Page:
How to Set Yourself Up to Have a Good Job Interview

So you’ve sent in your resume and were contacted for a job interview. Now what?

The job hunt is a nerve wracking time for everybody. Our confidence, happiness, and comfort levels do not stay stagnant in the midst of the job search process. When we get contacted for an interview, it is common for us to feel contentment. You now have your foot in the door, and have to finish what you started in a strong manner.

A common thing to forget during the interview process is that the things you do, think, and say before your interview are all taken into account. How you correspond through email and phone are your chances to set a good first impression for your interviewees.

As you correspond with your potential employers in the time leading up to your interview, you need to remember that your interviewees are people just like all others. These people have feelings of competition, guilt, jealousy, and love. In order to make your interviewees fall in love with you, you need to keep in mind the following.


Match Their Tone and Energy


You will get emails and phone calls to schedule your interview in a variety of variations. Sometimes the emails will be congratulatory, and sometimes the emails will be robotic and perhaps a little rude and intimidating. Take the emails and phone calls that you receive as information about the company’s culture.

If the correspondence from your potential employer is of upbeat nature, then try to make your responses match that energy. When you match the energy of the correspondence from your interviewers, you show that you’re susceptible of fitting into the culture of the company.

Make sure your correspondence is smooth, and take signs from your interviewers for when to lead and when to listen. Show that you can adapt to their tone and energy levels before and during the interview.


Never Be Surprised


You may be applying to the company of your dreams, or you may discover that they company you thought was great turns out to be a dump. Try not to show what your findings are related to the company that you are interviewing for. Do not act like you don’t belong (out of nervousness) in a company which seems great, and never think of yourself as better than the company which seems like a terrible place to work for.

Not being surprised at the results of your findings on a company is also a sign that you have been there and done that. It is a sign that you will be ready to put in valuable work right away and be an asset to the company from the get-go. It shows that you won’t be needing too much time to get used to the culture and overall environment. Take it all in stride, and make an attempt to take everything in without making comments which indicate that you haven’t experience someone quite like this before.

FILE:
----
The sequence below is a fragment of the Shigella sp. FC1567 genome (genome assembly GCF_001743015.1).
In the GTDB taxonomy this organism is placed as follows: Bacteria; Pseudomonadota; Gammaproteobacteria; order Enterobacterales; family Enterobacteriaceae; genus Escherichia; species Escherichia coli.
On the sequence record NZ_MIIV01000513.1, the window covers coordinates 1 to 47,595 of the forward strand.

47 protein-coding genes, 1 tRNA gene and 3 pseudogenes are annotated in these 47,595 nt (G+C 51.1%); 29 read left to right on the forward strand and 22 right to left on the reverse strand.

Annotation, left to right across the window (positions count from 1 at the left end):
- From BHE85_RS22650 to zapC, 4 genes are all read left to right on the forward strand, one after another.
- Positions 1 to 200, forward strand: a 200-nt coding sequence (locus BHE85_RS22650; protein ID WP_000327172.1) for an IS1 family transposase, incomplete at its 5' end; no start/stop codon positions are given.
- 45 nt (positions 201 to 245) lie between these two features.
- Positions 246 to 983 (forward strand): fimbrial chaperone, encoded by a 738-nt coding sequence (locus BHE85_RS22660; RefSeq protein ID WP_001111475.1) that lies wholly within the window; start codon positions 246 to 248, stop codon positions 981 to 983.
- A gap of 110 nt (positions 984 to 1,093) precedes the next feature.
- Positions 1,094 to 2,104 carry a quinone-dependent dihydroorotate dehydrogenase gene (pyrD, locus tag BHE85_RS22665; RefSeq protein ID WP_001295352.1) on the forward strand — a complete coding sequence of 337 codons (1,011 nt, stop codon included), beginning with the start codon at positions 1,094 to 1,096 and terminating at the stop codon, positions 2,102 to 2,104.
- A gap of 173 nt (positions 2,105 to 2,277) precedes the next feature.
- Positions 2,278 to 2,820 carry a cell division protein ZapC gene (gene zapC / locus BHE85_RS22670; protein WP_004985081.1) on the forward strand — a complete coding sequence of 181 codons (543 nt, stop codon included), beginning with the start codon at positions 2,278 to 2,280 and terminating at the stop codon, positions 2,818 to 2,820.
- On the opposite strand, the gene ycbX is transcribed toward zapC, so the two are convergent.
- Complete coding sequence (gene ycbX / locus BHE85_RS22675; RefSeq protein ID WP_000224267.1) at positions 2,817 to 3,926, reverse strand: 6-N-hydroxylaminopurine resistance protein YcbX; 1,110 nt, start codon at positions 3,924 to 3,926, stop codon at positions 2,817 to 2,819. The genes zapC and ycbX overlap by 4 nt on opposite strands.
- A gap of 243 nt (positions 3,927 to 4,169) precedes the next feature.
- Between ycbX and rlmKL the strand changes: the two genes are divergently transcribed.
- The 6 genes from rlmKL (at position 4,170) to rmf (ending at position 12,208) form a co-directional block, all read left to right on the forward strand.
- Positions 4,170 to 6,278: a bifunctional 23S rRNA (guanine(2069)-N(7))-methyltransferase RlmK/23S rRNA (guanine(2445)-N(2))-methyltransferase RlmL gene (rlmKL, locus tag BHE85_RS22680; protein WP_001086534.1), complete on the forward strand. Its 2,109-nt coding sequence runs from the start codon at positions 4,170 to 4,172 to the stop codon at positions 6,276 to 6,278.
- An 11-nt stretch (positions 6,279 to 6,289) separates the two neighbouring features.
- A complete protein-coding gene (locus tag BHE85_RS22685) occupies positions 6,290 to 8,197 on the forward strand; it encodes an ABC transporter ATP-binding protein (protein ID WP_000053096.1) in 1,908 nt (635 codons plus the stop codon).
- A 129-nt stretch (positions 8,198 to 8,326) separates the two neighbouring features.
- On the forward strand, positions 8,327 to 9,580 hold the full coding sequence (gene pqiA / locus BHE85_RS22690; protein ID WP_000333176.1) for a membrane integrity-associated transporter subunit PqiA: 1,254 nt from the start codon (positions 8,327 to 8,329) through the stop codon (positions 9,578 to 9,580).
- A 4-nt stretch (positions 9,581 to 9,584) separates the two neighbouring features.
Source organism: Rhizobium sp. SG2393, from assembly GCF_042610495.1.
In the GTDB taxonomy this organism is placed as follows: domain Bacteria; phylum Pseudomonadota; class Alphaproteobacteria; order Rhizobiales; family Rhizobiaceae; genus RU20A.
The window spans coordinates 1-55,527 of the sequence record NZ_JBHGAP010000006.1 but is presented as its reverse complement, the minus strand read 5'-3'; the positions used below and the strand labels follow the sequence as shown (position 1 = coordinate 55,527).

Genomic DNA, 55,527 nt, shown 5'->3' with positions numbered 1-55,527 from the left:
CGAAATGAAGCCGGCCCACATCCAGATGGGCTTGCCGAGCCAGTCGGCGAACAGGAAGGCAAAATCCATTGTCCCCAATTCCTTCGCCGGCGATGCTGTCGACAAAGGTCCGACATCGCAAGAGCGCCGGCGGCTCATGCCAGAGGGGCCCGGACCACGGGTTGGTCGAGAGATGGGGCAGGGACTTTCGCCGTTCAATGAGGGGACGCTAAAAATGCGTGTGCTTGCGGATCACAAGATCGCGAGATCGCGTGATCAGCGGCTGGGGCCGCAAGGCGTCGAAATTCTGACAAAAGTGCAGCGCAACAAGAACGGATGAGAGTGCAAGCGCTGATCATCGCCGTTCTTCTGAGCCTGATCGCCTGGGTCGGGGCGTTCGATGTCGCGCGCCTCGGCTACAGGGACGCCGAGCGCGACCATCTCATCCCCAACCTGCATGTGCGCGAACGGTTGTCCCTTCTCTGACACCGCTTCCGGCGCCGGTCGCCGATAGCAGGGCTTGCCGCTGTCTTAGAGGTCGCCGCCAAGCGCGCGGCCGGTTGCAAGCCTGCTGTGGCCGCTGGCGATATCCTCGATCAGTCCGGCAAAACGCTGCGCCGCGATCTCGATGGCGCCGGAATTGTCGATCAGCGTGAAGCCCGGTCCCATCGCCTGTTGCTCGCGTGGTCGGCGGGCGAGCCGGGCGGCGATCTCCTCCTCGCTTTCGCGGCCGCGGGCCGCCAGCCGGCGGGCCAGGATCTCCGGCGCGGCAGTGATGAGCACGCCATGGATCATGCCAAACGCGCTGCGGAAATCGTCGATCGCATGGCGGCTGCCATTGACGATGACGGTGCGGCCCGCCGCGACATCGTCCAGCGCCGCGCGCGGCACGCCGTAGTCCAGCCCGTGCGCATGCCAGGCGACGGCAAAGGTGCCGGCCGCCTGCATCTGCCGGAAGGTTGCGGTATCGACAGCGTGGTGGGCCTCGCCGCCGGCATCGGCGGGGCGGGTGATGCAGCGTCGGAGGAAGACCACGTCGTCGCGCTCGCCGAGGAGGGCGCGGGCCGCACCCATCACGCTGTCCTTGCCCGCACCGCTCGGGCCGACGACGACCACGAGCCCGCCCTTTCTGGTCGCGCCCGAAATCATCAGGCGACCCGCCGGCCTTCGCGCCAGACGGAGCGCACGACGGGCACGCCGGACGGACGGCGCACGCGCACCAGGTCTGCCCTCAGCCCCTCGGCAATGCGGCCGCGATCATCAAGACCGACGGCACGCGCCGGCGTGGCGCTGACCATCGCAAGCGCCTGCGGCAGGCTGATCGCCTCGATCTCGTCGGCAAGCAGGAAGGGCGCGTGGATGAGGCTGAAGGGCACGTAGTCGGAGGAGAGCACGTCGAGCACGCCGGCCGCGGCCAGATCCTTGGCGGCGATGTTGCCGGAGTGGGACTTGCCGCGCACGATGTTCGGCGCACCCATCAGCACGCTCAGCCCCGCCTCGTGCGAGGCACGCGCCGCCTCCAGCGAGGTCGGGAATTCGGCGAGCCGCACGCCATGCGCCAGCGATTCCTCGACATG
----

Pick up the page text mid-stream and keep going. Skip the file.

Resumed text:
Your Employer’s Perspective is More Important Than Your Own


Setting up an interview is a team effort whether you know it or not. You cannot force somebody to be at a certain location during a certain time, so them completing their end of the bargain well is crucial.

This one is a little broad, but make sure you are always thinking from an employers perspective. If given a choice to select interview times, think about how you would feel interviewing somebody at different times of day. We are hungry before lunch, drowsy in the morning, and inattentive right before the end of the business day.

Know that the people who are contacting you and setting up an interview are doing the same to potentially hundreds of people. Make the process easier for them, send them the information that they need promptly, and answer all questions clearly. Understand their position in asking you to come back for a second, third, or fourth interview. They’re looking for a good candidate similar to you looking for a good company to work for. An investment into a new candidate is a big one for a company which takes their talent seriously. Be understanding of everything that a potential employer asks of you, and be willing to learn new things about the business of hiring and recruitment.  

Make it seem like you understand their perspective from the get-go and they will get a sense that you will understand it when the going gets tough in the workplace. Show that you are able to work as part of a team before you even get the official word that you’ve been selected for employment. 

Book Recommendation:

Steal the Show: From Speeches to Job Interviews to Deal-Closing Pitches, How to Guarantee a Standing Ovation for All the Performances in Your Life

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